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Tour de force by amazing orchestra; Christopher Morley reports on a trip which has further enhanced the CBSO's standing.

CBSO music director Sakari Oramo wiped a furtive tear from his eye as he left the stage at the end of a concert in Helsinki last week, after an ovation which, by the standards of the normally reserved Finns, was tumultuous.

The occasion could scarcely have been more emotional, with the young Finnish maestro taking his new English orchestra back to his homeland for the first time. Final work on the programme was Brahams' Symphony no 2, and it did not escape notice that it was with that composer's First Symphony that Oramo made his dream debut as a conductor just a few years ago, standing in at the few hours' notice to direct the Finnish Radio Symphony Orchestra, of which he was then leader, in this very same Finlandia Hall.

Small wonder, then, that media interest was intense for Oramo's return, this time bringing to the prestigious Helsinki Festival (with its impressive roster of Finland's great conductors) the orchestra that the legendary Simon Rattle had brought to world renown. Small wonder, too, that there was not a seat to be had in the house for either of the two concerts Oramo and the CBSO performed, not even for guests travelling with the Birmingham party, and not even for members of the local Helsinki Philharmonic Orchestra anxious to catch up with the successes of their flying Finn.

Such excitement is indicative of the supportive attitude extended to the arts in cultured Finland, where subsidy is substantial and unquestioned. When I asked him at a televised press conference how he felt when comparing this happy situation with the negligent attitude to such matters in Britain, Oramo was surprisingly diplomatic.

"We mustn't take anything for granted," he said. "Who knows what things will be like here in the next generation?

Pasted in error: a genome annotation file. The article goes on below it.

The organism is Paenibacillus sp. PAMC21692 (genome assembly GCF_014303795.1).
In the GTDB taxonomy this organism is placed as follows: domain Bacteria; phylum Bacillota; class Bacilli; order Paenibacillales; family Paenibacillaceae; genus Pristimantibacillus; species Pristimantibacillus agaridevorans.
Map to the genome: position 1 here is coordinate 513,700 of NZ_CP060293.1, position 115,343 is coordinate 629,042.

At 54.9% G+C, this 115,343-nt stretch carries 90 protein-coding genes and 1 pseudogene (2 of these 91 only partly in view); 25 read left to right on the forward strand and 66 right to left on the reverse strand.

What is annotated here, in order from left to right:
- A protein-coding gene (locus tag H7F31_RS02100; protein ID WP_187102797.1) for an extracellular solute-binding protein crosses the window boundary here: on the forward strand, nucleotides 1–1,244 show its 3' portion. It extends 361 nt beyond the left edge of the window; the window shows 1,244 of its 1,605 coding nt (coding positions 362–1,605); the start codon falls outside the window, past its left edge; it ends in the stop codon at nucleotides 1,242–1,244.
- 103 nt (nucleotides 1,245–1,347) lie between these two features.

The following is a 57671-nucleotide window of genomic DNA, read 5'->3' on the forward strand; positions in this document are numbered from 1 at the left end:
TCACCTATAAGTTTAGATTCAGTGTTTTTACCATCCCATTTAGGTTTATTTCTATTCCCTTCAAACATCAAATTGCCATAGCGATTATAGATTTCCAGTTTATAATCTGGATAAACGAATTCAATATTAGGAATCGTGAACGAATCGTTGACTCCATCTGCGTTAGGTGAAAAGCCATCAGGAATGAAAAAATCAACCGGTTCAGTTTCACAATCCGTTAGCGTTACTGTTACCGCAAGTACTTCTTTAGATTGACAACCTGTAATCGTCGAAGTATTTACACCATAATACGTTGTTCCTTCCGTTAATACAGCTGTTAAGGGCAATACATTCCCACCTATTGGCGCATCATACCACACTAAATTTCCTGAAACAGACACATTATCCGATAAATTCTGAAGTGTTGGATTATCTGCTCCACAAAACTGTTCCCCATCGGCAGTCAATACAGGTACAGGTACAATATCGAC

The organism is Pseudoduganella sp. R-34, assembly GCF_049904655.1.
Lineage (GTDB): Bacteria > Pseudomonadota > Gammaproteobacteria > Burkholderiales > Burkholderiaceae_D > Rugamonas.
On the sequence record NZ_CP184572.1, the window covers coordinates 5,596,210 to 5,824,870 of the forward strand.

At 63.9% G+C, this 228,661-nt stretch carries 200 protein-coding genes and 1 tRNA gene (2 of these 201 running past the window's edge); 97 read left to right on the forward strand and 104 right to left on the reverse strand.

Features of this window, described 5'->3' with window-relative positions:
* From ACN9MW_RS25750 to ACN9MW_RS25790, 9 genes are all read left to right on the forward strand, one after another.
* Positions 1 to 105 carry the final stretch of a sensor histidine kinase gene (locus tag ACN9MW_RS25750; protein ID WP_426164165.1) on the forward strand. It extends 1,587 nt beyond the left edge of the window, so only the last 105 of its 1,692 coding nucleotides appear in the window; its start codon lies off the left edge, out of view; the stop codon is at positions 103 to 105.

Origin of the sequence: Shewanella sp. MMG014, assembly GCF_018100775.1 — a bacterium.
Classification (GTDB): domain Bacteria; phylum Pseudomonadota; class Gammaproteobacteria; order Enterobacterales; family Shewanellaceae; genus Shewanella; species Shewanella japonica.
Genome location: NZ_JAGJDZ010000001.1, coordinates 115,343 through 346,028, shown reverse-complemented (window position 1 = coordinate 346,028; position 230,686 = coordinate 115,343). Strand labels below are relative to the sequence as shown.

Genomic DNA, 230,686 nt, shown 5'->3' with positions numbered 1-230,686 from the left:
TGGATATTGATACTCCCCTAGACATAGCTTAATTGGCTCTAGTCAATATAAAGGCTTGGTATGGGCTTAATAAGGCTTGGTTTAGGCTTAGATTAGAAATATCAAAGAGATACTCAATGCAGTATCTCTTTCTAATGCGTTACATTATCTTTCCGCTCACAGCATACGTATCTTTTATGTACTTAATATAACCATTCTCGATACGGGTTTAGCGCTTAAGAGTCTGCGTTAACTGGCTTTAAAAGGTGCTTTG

"You must remember that her in Finland the arts have been a strong symbol of our desire for national identity, something you in England haven't had to struggle for in centuries (the World Wars were something different, a global matter after all).

"In England, although not much official interest is shown, there is much private enthusiasm. This is something about which we can feel very positive."

Yet there was a healthy response from the British diplomatic quarter, spectacularly demonstrated in the form of a lively reception hosted by the British Ambassador at the conclusion of the CBSO's opening Helsinki concert.

Coaches took us to his delightful residence, where the hospitality flowed ceaselessly and deliciously, where your correspondent achieved a personal first in phoning in his review from the ambassador's desk, and where His Excellency made a speech which paid tribute to the infinitely successful ambassadorial role carried out by the CBSO, radiating, "enthusiasm and excellence."

He was reinforcing a comment made earlier by the Finnish TV presenter, who had observed "when you think of London, you think of double-decker buses and Big Ben; when you think of Birmingham you think of one of the world's great orchestras." We moved from the auspicious to the heartwarmingly domestic next afternoon, when the orchestra entered the Finlandia Hall for rehearsal to find a class of primary schoolchildren excitedly waiting for proceedings to begin. Further enquiry revealed they were the classmates of Sakaru Oramo's elder son, come to see their friend's father in action with his famous orchestra.

Rather like naughty schoolchildren, some of us played truant from that rehearsal, taking the short bus ride instead out to Ainola, and the house where Sibelius spent the last 53 years of his life. There is something really special about the atmosphere of this secluded place, surrounded by woodland and a lovely flower garden and heavy, above all, with the silence Sibelius craved whilst he listened to the inspiration of nature.